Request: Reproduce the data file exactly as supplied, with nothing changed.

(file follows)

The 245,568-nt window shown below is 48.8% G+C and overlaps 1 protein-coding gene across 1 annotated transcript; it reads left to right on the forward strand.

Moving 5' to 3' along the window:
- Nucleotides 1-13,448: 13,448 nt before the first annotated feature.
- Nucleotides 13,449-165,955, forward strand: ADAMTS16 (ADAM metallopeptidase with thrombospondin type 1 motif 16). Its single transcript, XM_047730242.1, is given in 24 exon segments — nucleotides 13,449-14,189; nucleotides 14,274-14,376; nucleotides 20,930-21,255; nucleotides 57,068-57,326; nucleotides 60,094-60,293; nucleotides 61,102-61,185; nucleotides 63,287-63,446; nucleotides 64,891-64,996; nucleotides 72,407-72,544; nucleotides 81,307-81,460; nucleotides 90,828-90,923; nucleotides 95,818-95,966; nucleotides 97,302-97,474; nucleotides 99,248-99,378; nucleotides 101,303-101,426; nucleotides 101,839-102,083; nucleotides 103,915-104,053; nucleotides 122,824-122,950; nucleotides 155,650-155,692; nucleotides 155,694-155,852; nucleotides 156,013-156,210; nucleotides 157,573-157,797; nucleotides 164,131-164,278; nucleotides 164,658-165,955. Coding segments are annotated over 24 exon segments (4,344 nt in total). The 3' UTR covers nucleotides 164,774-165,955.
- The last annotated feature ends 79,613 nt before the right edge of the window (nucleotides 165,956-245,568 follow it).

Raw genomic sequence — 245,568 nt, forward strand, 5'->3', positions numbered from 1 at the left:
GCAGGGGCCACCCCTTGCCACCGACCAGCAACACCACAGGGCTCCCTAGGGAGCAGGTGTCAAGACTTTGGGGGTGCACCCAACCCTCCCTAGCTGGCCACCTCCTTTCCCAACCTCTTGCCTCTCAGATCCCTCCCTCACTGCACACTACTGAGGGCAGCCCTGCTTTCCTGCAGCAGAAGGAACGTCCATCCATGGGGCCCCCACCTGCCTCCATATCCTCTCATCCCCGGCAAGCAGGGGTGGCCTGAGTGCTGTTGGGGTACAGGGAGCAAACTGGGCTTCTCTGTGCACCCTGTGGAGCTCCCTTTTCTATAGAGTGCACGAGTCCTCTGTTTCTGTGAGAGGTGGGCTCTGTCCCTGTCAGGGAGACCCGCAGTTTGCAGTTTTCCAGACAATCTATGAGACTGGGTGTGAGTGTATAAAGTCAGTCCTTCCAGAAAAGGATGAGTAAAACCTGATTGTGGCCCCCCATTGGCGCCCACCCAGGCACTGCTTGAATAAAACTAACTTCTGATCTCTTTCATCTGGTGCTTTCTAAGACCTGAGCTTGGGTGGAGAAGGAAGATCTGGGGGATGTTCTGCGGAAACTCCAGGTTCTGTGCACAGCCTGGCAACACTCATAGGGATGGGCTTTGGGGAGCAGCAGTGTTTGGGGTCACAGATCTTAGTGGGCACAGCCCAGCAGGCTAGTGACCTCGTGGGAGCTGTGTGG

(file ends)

The 245,568-nt window shown below is 48.8% G+C and overlaps 1 protein-coding gene across 1 annotated transcript; it reads left to right on the forward strand.

Moving 5' to 3' along the window:
- Nucleotides 1-13,448: 13,448 nt before the first annotated feature.
- Nucleotides 13,449-165,955, forward strand: ADAMTS16 (ADAM metallopeptidase with thrombospondin type 1 motif 16). Its single transcript, XM_047730242.1, is given in 24 exon segments — nucleotides 13,449-14,189; nucleotides 14,274-14,376; nucleotides 20,930-21,255; nucleotides 57,068-57,326; nucleotides 60,094-60,293; nucleotides 61,102-61,185; nucleotides 63,287-63,446; nucleotides 64,891-64,996; nucleotides 72,407-72,544; nucleotides 81,307-81,460; nucleotides 90,828-90,923; nucleotides 95,818-95,966; nucleotides 97,302-97,474; nucleotides 99,248-99,378; nucleotides 101,303-101,426; nucleotides 101,839-102,083; nucleotides 103,915-104,053; nucleotides 122,824-122,950; nucleotides 155,650-155,692; nucleotides 155,694-155,852; nucleotides 156,013-156,210; nucleotides 157,573-157,797; nucleotides 164,131-164,278; nucleotides 164,658-165,955. Coding segments are annotated over 24 exon segments (4,344 nt in total). The 3' UTR covers nucleotides 164,774-165,955.
- The last annotated feature ends 79,613 nt before the right edge of the window (nucleotides 165,956-245,568 follow it).

Raw genomic sequence — 245,568 nt, forward strand, 5'->3', positions numbered from 1 at the left:
GCAGGGGCCACCCCTTGCCACCGACCAGCAACACCACAGGGCTCCCTAGGGAGCAGGTGTCAAGACTTTGGGGGTGCACCCAACCCTCCCTAGCTGGCCACCTCCTTTCCCAACCTCTTGCCTCTCAGATCCCTCCCTCACTGCACACTACTGAGGGCAGCCCTGCTTTCCTGCAGCAGAAGGAACGTCCATCCATGGGGCCCCCACCTGCCTCCATATCCTCTCATCCCCGGCAAGCAGGGGTGGCCTGAGTGCTGTTGGGGTACAGGGAGCAAACTGGGCTTCTCTGTGCACCCTGTGGAGCTCCCTTTTCTATAGAGTGCACGAGTCCTCTGTTTCTGTGAGAGGTGGGCTCTGTCCCTGTCAGGGAGACCCGCAGTTTGCAGTTTTCCAGACAATCTATGAGACTGGGTGTGAGTGTATAAAGTCAGTCCTTCCAGAAAAGGATGAGTAAAACCTGATTGTGGCCCCCCATTGGCGCCCACCCAGGCACTGCTTGAATAAAACTAACTTCTGATCTCTTTCATCTGGTGCTTTCTAAGACCTGAGCTTGGGTGGAGAAGGAAGATCTGGGGGATGTTCTGCGGAAACTCCAGGTTCTGTGCACAGCCTGGCAACACTCATAGGGATGGGCTTTGGGGAGCAGCAGTGTTTGGGGTCACAGATCTTAGTGGGCACAGCCCAGCAGGCTAGTGACCTCGTGGGAGCTGTGTGG